Wednesday, September 24, 2014

Weather Station Selection for Electric Load Forecasting

In the load forecasting literature, most papers are focusing on the direct application of some techniques, such as regression, ARIMA, ANN, etc. Not many papers are discussing original methodologies that can be used across different techniques. The investigation on new sub-problems of load forecasting is even rare. Weather station selection is a necessary step in load forecasting, but has never been formally studied in the past many decades. We wrote this paper last year to describe how to apply a greedy method and out-of-sample test to select weather stations. Although regression models are used here, our methodology is independent of the techniques as long as they rely on weather variables.

The paper was accepted by International Journal of Forecasting this summer. The working paper is available HERE. I will update the citation once the paper is on Science Direct.

Tao Hong, Pu Wang and Laura White, "Weather station selection for electric load forecasting", International Journal of Forecasting, vol.31, no.2, pp 286-295, April-June, 2015, working paper available from

Weather Station Selection for Electric Load Forecasting

Tao Hong, Pu Wang and Laura White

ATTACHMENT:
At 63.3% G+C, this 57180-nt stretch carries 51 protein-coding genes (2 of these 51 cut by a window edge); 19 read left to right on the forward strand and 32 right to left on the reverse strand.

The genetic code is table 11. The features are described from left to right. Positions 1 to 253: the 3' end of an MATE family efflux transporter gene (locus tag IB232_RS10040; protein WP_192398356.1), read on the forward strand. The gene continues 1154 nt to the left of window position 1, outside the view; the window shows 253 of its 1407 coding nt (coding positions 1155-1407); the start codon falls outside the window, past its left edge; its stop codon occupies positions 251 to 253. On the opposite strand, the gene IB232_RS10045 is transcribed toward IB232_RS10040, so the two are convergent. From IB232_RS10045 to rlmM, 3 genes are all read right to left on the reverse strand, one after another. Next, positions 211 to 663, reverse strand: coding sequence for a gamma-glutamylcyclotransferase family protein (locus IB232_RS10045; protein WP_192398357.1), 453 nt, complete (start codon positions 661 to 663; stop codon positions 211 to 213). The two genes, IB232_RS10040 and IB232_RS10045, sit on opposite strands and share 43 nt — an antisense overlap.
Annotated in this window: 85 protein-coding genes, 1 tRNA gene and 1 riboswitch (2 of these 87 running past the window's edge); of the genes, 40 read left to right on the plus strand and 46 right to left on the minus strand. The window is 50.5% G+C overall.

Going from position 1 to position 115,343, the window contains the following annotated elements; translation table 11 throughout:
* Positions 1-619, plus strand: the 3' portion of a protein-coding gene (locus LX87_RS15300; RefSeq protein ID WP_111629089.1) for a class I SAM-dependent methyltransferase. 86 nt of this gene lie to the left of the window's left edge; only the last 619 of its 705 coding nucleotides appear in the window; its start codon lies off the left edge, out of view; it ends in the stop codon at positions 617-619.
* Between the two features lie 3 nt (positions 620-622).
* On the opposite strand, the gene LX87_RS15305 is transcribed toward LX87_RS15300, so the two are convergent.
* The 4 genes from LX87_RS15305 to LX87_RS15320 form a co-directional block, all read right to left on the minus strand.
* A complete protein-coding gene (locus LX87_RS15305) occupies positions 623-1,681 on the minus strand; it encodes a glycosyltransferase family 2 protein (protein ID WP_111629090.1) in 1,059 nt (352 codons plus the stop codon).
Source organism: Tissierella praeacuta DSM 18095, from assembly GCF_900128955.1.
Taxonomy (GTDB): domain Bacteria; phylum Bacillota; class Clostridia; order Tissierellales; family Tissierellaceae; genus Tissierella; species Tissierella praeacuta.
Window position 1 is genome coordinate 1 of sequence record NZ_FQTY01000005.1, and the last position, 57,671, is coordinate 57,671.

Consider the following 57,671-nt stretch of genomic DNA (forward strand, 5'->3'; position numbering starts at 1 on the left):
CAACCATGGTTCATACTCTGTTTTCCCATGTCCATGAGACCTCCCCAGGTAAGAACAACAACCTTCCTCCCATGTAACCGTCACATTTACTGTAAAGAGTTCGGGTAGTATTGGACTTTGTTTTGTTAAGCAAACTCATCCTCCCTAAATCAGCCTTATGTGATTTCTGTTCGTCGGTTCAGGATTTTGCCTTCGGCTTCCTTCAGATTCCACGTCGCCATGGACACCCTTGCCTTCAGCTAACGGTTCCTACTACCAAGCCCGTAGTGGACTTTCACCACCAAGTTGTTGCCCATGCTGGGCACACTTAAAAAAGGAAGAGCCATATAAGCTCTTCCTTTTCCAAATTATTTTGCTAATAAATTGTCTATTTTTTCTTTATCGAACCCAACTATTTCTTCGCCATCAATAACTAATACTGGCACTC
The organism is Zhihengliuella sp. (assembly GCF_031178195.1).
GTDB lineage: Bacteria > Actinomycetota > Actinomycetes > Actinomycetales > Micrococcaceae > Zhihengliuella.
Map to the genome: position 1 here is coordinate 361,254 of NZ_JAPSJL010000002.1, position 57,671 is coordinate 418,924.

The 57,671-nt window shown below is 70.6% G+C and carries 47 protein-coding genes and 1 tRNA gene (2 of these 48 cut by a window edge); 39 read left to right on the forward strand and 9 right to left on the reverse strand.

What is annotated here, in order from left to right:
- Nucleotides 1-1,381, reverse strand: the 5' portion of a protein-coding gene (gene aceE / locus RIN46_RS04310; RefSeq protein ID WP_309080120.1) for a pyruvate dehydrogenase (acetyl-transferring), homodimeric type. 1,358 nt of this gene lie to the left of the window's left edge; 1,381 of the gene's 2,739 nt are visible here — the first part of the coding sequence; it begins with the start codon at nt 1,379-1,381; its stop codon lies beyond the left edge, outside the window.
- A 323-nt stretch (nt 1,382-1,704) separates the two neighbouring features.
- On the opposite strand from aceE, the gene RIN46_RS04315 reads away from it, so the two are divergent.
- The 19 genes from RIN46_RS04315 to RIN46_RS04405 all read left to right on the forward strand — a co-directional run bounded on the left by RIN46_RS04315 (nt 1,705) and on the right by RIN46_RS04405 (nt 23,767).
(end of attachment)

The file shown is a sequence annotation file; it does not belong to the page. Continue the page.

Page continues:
Weather is a major driving factor of electricity demand. Selection of weather station(s) plays a vital role in electric load forecasting. Nevertheless, minimal research efforts have been devoted to weather station selection. In the smart grid era, hierarchical load forecasting, which provides load forecasts throughout the utility system hierarchy, is becoming an emerging and important topic. Since there are many nodes to forecast in the hierarchy, it is no longer feasible for forecasting analysts to manually figure out the best weather stations for each node. A commonly used solution framework is to assign the same number of weather stations to all nodes at the same level of the hierarchy. This framework was also adopted by all of the four winning teams of Global Energy Forecasting Competition 2012 (GEFCom2012) in the hierarchical load forecasting track. In this paper, we propose a weather station selection framework to determine how many and which weather stations to use for a territory of interest. We also present a practical, transparent and reproducible implementation of the proposed framework. We demonstrate the application of the proposed approach to forecasting electricity at different levels in the hierarchies of two US utilities respectively. One of them is a large US generation and transmission cooperative that has deployed the proposed framework. The other one is from GEFCom2012. In both case studies, we compare our unconstrained approach with four other alternatives based on the common practice mentioned above. We show that the forecasting accuracy can be improved by releasing the constraint on the fixed number of weather stations.

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